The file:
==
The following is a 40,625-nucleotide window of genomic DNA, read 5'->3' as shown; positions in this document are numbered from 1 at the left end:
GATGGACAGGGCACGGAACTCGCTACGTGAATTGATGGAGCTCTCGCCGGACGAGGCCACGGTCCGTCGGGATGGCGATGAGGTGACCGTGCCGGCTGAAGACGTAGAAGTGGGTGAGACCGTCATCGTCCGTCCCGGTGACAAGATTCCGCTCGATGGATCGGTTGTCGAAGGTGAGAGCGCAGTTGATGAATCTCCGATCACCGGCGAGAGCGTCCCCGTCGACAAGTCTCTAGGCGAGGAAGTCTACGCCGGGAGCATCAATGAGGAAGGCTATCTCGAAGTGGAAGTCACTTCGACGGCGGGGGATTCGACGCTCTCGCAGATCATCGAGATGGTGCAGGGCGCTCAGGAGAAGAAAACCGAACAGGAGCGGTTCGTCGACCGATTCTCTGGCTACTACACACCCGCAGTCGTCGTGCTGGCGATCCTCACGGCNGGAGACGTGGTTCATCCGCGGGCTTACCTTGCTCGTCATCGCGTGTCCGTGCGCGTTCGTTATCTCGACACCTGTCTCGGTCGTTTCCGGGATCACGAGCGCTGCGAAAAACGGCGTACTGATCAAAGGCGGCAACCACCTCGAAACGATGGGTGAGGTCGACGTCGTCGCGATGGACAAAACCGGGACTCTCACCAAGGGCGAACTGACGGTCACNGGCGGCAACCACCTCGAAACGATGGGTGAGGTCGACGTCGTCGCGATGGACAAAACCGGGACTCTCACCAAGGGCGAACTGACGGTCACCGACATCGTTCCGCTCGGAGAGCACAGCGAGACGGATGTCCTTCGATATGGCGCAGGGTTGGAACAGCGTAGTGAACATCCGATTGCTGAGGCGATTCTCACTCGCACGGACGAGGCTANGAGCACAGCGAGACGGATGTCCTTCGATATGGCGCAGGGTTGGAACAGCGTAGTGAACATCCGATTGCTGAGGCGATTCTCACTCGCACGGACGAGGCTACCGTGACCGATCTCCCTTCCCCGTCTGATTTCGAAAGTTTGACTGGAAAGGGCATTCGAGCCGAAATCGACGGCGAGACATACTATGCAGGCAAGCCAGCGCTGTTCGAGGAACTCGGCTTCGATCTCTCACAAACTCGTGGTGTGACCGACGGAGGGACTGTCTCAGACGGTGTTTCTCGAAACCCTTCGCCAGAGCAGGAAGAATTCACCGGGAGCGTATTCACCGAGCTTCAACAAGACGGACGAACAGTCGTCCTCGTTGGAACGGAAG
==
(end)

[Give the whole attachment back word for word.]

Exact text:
The following is a 40,625-nucleotide window of genomic DNA, read 5'->3' as shown; positions in this document are numbered from 1 at the left end:
GATGGACAGGGCACGGAACTCGCTACGTGAATTGATGGAGCTCTCGCCGGACGAGGCCACGGTCCGTCGGGATGGCGATGAGGTGACCGTGCCGGCTGAAGACGTAGAAGTGGGTGAGACCGTCATCGTCCGTCCCGGTGACAAGATTCCGCTCGATGGATCGGTTGTCGAAGGTGAGAGCGCAGTTGATGAATCTCCGATCACCGGCGAGAGCGTCCCCGTCGACAAGTCTCTAGGCGAGGAAGTCTACGCCGGGAGCATCAATGAGGAAGGCTATCTCGAAGTGGAAGTCACTTCGACGGCGGGGGATTCGACGCTCTCGCAGATCATCGAGATGGTGCAGGGCGCTCAGGAGAAGAAAACCGAACAGGAGCGGTTCGTCGACCGATTCTCTGGCTACTACACACCCGCAGTCGTCGTGCTGGCGATCCTCACGGCNGGAGACGTGGTTCATCCGCGGGCTTACCTTGCTCGTCATCGCGTGTCCGTGCGCGTTCGTTATCTCGACACCTGTCTCGGTCGTTTCCGGGATCACGAGCGCTGCGAAAAACGGCGTACTGATCAAAGGCGGCAACCACCTCGAAACGATGGGTGAGGTCGACGTCGTCGCGATGGACAAAACCGGGACTCTCACCAAGGGCGAACTGACGGTCACNGGCGGCAACCACCTCGAAACGATGGGTGAGGTCGACGTCGTCGCGATGGACAAAACCGGGACTCTCACCAAGGGCGAACTGACGGTCACCGACATCGTTCCGCTCGGAGAGCACAGCGAGACGGATGTCCTTCGATATGGCGCAGGGTTGGAACAGCGTAGTGAACATCCGATTGCTGAGGCGATTCTCACTCGCACGGACGAGGCTANGAGCACAGCGAGACGGATGTCCTTCGATATGGCGCAGGGTTGGAACAGCGTAGTGAACATCCGATTGCTGAGGCGATTCTCACTCGCACGGACGAGGCTACCGTGACCGATCTCCCTTCCCCGTCTGATTTCGAAAGTTTGACTGGAAAGGGCATTCGAGCCGAAATCGACGGCGAGACATACTATGCAGGCAAGCCAGCGCTGTTCGAGGAACTCGGCTTCGATCTCTCACAAACTCGTGGTGTGACCGACGGAGGGACTGTCTCAGACGGTGTTTCTCGAAACCCTTCGCCAGAGCAGGAAGAATTCACCGGGAGCGTATTCACCGAGCTTCAACAAGACGGACGAACAGTCGTCCTCGTTGGAACGGAAG